Oh hey brah, thanks for asking.
Originally a personal trainer, I wrote a book called Ignite the Fire and started a website called the Personal Trainer Development Center (the PTDC). My career plan quickly changed and I transitioned to working entirely online grudgingly giving up my offline clients.
While I still miss training clients in the gym, my website allows me to help more trainers help their clients which scales the effect that I can have. I also have the freedom to travel and work now and spent the past winter in Hawaii, which was nice.
Winter in Hawaii, eh? That doesn’t suck!
So you really gave up all your clients to move to the business side?
Yep, I trained clients for 8 years but don’t work with any now.
You know, I can really respect respect that.
One of my pet peeves is fitness business people who act as though they still train clients. If you don’t train clients and you’re better at the business side, I have no issue with that. But at least be honest about what you’re doing on a day-to-day business.
So what drew you to the business side of fitness?
It’s funny actually because I don’t know.
Having almost failed every business course I ever took, this path is a bit of a surprise to me. I view myself as the perfect example of following ones intuition and not fighting change.
Business and marketing was interesting to me so I kept reading and trying out stuff without worrying too much about the repercussions. At 25 I figured that if I failed I’d be just like every other broke-ass 25 year old so may as well give it a shot.
So I kept trying, failing, trying, hustling, failing, innovating, trying, failing, innovating, hustling, and eventually became an overnight success 😉
I’m there with you on this. I hated English as a child yet there are people out there now who pay me quite well to write for their magazine!
As someone who obviously consults with fitness businesses, what do you see marketing wise that’s working? I know that a lot of people struggle to get leads and bodies in the door, so what would you say to someone like that?
Good question and I could go on here for a while but I’ll be succinct and just go over the biggest mistake I see.
Gyms and trainers seem to ignore the fact that they’re in the relationship business more than they are in the training business. I say this because if you don’t have a trusting relationship first, you won’t get a chance to train the client.
Every trainer should aim to become the go-to expert in his or her extended social circle for fitness and health advice. This means going out of your way to give the best advice possible when asked a question and following up afterwards.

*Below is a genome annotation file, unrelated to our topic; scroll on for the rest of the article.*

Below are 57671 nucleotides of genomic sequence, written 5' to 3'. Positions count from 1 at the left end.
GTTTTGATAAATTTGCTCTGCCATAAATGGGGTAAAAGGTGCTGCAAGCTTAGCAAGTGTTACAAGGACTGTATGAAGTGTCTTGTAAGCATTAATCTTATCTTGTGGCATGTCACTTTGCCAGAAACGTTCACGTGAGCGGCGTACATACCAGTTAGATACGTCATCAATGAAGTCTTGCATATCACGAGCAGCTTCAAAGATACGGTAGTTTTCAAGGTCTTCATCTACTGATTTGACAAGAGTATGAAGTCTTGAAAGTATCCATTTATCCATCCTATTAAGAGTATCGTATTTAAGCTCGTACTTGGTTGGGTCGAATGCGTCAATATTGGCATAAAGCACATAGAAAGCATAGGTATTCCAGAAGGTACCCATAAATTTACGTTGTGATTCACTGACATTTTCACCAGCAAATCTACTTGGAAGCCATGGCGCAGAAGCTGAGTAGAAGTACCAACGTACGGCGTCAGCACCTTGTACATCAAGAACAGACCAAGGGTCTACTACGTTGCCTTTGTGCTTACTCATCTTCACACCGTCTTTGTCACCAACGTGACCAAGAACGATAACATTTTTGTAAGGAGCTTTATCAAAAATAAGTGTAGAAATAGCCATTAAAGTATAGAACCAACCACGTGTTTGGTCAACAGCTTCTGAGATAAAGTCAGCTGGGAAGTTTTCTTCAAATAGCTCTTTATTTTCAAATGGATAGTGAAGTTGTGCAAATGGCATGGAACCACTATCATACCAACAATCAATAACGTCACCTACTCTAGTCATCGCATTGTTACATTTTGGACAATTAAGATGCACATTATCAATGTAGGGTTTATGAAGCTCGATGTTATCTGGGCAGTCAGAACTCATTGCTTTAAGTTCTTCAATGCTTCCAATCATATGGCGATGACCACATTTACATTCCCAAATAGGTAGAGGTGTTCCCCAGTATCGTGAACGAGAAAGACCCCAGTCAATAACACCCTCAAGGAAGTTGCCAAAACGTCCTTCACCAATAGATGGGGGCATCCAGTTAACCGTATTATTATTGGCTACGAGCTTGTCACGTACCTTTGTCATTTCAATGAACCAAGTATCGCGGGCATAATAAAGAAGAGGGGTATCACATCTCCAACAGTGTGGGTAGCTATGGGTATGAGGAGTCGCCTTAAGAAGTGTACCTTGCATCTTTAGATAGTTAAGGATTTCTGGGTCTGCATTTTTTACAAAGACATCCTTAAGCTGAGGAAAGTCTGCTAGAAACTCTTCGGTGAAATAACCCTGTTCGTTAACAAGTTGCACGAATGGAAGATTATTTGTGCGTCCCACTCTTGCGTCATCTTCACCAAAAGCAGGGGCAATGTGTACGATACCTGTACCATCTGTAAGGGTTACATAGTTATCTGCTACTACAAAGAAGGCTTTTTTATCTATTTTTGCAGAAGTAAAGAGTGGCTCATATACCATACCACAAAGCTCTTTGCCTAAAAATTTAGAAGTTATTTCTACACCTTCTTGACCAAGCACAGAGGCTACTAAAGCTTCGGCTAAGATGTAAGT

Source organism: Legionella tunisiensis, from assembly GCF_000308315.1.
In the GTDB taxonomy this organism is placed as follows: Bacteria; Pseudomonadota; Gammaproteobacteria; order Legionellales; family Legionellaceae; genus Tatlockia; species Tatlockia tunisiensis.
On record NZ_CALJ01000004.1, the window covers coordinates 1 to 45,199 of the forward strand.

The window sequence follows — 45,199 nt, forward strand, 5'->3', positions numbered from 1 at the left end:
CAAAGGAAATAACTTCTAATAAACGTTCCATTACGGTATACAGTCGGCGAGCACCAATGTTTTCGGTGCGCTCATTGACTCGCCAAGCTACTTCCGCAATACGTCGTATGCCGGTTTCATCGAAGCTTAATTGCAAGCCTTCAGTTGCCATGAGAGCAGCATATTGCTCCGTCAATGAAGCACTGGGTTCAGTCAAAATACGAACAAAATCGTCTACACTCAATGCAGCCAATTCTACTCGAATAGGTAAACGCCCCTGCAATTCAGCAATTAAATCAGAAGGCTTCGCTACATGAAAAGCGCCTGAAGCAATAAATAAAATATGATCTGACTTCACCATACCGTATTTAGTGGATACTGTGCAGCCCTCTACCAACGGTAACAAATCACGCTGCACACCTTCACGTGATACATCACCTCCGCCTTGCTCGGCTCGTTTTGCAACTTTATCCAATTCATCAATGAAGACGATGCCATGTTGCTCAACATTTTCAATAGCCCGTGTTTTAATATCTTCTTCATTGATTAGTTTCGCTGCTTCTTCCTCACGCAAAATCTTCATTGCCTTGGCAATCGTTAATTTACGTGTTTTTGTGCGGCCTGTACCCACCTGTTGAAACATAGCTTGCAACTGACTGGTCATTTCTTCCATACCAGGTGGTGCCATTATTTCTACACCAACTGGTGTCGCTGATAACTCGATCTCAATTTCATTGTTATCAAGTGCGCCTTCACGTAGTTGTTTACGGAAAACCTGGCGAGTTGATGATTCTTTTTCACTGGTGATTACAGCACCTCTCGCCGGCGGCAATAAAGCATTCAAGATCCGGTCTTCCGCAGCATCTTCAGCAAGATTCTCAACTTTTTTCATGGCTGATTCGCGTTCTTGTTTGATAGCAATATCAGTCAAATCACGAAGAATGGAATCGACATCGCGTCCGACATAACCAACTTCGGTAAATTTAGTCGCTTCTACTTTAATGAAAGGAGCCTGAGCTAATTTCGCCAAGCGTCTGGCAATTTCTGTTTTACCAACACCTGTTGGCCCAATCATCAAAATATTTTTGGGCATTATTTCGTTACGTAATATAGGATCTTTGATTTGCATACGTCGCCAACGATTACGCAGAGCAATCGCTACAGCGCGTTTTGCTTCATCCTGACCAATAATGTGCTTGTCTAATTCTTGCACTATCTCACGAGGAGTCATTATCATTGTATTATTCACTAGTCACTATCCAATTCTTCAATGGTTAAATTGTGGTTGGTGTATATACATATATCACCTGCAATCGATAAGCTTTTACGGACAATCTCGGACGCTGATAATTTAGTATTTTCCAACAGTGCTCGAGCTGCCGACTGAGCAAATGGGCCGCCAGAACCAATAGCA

It means hosting free q & a sessions on Facebook, and it means writing a blog for a year even if only 30 people read it each day because you know what?
30 dedicated clients is more than enough for one trainer.
To me, fitness marketing is about staying at the top of a potential clients mind for as long as needed until they are ready to commit. This way when they walk into a gym they ask “when can I start” instead of “why should I choose you”.
That’s great advice. Too many are quick to give up on marketing when it doesn’t take off within the first month or two!
Taking the business stuff a bit further, you’ve really seemed to dial in on social media as well. What are fitness pros doing well with social media? And perhaps more importantly, what could they work on to get even better results?
Social media is a bit of an obsession with me these days. Perhaps most pertinent for this conversation is the incredible potential that the fitness industry has to get information to spread through social networks.
I dub the newest drug on the market IIIAF. It describes my theory of selective self-representation and how people’s actions online are driven by the desire to appear Intelligent, Interesting, Intellectual, Attractive, and Funny.
IIIAF is addictive.
Getting perceived social support on Facebook in the form of a “like” has been shown to curb over-eating, alcohol consumption, and nicotine addiction.
So the next time that over-dressed and over-made up girl you know posts a picture with duck lips I suggest you “like” it. You might stop her from smoking a cigarette that evening.
Fitness pros have the potential to exploit this and many are. To get the best results with your social media efforts ask yourself one question before publishing anything: If shared, how will this make the sharer feel that they appear to their audience?
That’s really interesting, and I’ve never heard of IIIAF before.I can totally see how that works, though!
Switching gears slightly, something that seems to be on the up-and-up these days is online training. What are you general thoughts on online training and coaching in general?
I think that online training is the next revolution. While personal training is great and is one of the fastest growing industries in the developed World, obesity rates are still rising; something is missing.